There is no stated cap or limit on the amount you can issue as tax-free reimbursement.  Further, the IRS has made clear that if the reimbursement amount is “reasonable,” you do not need to require documentation to substantiate the expense from your employees. 

To illustrate some ideas of reimbursable expense that might be considered “qualified disaster” payments under Section 139, see the following examples:

·         A company sent employees to work from home with a $250 stipend for equipment they need and a $50/month allowance for internet and phone service.

·         A large financial industry employer is paying for branch employees’ transportation costs so they can avoid public transit systems, where they might be exposed to the virus.

·         A smaller company that cannot sustain wage continuation or work from home arrangements, issues all employees on temporary layoff a $1,000 stipend as housing assistance during that time.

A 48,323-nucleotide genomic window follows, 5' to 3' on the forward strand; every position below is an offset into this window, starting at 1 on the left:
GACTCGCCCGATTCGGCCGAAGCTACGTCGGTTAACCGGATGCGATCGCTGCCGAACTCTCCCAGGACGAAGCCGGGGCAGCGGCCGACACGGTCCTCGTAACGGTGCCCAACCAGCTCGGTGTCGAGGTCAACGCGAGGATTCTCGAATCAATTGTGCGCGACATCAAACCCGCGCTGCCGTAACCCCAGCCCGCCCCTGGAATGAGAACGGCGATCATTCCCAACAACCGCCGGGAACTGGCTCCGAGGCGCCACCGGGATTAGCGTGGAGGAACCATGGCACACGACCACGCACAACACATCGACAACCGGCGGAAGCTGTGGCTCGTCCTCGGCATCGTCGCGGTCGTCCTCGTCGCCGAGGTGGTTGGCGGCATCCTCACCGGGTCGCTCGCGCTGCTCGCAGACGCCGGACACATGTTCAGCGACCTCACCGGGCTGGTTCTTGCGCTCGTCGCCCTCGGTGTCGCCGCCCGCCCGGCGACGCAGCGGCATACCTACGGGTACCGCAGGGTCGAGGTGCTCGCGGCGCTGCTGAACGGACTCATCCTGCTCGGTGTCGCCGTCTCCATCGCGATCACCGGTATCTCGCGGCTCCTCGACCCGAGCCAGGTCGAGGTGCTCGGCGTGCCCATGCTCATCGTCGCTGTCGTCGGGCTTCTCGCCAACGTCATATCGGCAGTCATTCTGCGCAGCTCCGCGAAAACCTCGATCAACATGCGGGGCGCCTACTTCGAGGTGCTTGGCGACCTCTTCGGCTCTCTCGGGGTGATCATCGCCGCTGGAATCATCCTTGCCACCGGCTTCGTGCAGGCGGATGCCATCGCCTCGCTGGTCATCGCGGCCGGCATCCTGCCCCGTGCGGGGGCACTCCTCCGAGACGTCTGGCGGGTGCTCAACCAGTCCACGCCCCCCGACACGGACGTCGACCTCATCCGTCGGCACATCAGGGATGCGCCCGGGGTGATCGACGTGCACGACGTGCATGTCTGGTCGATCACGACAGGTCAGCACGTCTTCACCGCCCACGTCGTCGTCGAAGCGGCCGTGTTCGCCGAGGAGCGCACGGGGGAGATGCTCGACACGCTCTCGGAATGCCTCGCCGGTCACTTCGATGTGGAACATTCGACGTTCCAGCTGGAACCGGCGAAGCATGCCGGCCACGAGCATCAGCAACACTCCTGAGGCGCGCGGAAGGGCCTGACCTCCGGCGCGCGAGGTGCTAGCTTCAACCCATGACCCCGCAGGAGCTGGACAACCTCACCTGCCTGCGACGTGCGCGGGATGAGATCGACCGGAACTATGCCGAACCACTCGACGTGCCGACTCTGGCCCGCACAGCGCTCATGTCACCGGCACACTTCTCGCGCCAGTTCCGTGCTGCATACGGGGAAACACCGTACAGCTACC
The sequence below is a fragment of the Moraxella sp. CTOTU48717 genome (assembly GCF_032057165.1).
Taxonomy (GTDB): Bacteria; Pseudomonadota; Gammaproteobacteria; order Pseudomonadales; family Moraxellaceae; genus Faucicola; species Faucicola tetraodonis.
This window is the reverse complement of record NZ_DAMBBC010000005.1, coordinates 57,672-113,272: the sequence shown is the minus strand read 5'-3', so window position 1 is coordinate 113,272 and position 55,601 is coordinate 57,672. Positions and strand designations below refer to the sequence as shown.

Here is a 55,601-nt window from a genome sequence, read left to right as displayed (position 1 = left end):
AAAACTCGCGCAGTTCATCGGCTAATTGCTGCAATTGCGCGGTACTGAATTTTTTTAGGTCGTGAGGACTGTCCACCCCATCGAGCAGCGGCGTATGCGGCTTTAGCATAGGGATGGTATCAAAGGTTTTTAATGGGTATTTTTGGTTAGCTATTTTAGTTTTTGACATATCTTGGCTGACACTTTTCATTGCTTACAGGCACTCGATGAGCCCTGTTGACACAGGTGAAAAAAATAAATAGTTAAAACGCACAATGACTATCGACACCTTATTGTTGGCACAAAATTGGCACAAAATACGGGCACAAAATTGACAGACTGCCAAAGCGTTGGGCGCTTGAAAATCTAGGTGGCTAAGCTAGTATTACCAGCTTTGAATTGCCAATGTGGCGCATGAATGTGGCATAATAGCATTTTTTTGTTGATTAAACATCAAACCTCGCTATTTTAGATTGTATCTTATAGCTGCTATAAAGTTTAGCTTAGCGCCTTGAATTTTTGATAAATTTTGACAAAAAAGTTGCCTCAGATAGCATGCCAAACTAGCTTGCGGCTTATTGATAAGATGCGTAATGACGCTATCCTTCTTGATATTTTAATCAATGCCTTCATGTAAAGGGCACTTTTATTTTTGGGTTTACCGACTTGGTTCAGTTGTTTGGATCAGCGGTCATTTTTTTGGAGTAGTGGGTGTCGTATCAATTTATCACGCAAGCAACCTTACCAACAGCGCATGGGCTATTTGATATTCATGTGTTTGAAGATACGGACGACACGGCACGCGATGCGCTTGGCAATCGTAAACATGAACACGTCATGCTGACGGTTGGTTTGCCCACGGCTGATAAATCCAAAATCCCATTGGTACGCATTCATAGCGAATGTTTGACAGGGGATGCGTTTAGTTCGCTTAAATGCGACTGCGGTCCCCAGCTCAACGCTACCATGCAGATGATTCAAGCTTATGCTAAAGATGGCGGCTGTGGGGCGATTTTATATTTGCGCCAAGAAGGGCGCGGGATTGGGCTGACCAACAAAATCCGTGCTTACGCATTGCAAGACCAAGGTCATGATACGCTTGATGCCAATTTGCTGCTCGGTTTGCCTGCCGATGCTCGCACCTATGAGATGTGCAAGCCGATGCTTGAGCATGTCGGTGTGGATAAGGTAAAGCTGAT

·         Finally, another company is reimbursing hourly employees for up to $100 per day in childcare costs.

Each industry is different and addressing different concerns. But so long as they are not designed as a flat-out substitution of regular wages, an employer can be creative in designing tax-advantageous “qualified disaster” payments. 

Legislative Relief for Employers and Their Employees Affected by the Coronavirus Pandemic

Contributed by guest authors Meredith Murphy and Robert Jackson, March 22, 2020

On March 18, the president signed into law H.R. 6201. Division G of the law provides tax credits for businesses that compensate their employees for time off due to the Coronavirus pandemic. The purpose of the law is to help employees.

A tax credit is more valuable than a tax deduction. For example, a $10 credit reduces tax by $10. But the value of a $10 deduction depends on the taxpayer’s tax rate. If that is 36%, the value of the deduction is $3.60.